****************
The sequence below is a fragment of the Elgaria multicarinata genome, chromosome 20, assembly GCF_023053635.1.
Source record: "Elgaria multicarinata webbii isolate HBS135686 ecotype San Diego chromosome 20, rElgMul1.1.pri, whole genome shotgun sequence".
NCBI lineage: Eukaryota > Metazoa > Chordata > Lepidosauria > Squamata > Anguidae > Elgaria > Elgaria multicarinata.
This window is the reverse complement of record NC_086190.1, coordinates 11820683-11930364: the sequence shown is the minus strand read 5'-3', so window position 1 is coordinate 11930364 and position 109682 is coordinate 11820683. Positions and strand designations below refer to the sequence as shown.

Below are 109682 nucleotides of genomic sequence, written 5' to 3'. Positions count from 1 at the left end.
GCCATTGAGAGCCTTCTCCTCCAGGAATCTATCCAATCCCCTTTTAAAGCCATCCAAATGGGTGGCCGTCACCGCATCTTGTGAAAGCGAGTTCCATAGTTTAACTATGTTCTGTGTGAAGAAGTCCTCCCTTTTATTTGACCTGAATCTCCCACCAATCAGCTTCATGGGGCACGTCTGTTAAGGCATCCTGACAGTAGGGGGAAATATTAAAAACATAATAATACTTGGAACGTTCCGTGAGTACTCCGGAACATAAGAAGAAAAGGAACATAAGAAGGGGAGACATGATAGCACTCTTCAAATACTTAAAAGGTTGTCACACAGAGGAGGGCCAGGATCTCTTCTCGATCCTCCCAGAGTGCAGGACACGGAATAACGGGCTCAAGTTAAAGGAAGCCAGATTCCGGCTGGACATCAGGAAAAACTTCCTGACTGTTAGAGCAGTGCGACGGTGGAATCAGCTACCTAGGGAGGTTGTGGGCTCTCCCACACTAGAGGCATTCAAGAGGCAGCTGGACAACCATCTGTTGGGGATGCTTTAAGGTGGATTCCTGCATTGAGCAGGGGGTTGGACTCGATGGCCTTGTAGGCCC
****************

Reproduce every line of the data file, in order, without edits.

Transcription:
The sequence below is a fragment of the Elgaria multicarinata genome, chromosome 20, assembly GCF_023053635.1.
Source record: "Elgaria multicarinata webbii isolate HBS135686 ecotype San Diego chromosome 20, rElgMul1.1.pri, whole genome shotgun sequence".
NCBI lineage: Eukaryota > Metazoa > Chordata > Lepidosauria > Squamata > Anguidae > Elgaria > Elgaria multicarinata.
This window is the reverse complement of record NC_086190.1, coordinates 11820683-11930364: the sequence shown is the minus strand read 5'-3', so window position 1 is coordinate 11930364 and position 109682 is coordinate 11820683. Positions and strand designations below refer to the sequence as shown.

Below are 109682 nucleotides of genomic sequence, written 5' to 3'. Positions count from 1 at the left end.
GCCATTGAGAGCCTTCTCCTCCAGGAATCTATCCAATCCCCTTTTAAAGCCATCCAAATGGGTGGCCGTCACCGCATCTTGTGAAAGCGAGTTCCATAGTTTAACTATGTTCTGTGTGAAGAAGTCCTCCCTTTTATTTGACCTGAATCTCCCACCAATCAGCTTCATGGGGCACGTCTGTTAAGGCATCCTGACAGTAGGGGGAAATATTAAAAACATAATAATACTTGGAACGTTCCGTGAGTACTCCGGAACATAAGAAGAAAAGGAACATAAGAAGGGGAGACATGATAGCACTCTTCAAATACTTAAAAGGTTGTCACACAGAGGAGGGCCAGGATCTCTTCTCGATCCTCCCAGAGTGCAGGACACGGAATAACGGGCTCAAGTTAAAGGAAGCCAGATTCCGGCTGGACATCAGGAAAAACTTCCTGACTGTTAGAGCAGTGCGACGGTGGAATCAGCTACCTAGGGAGGTTGTGGGCTCTCCCACACTAGAGGCATTCAAGAGGCAGCTGGACAACCATCTGTTGGGGATGCTTTAAGGTGGATTCCTGCATTGAGCAGGGGGTTGGACTCGATGGCCTTGTAGGCCC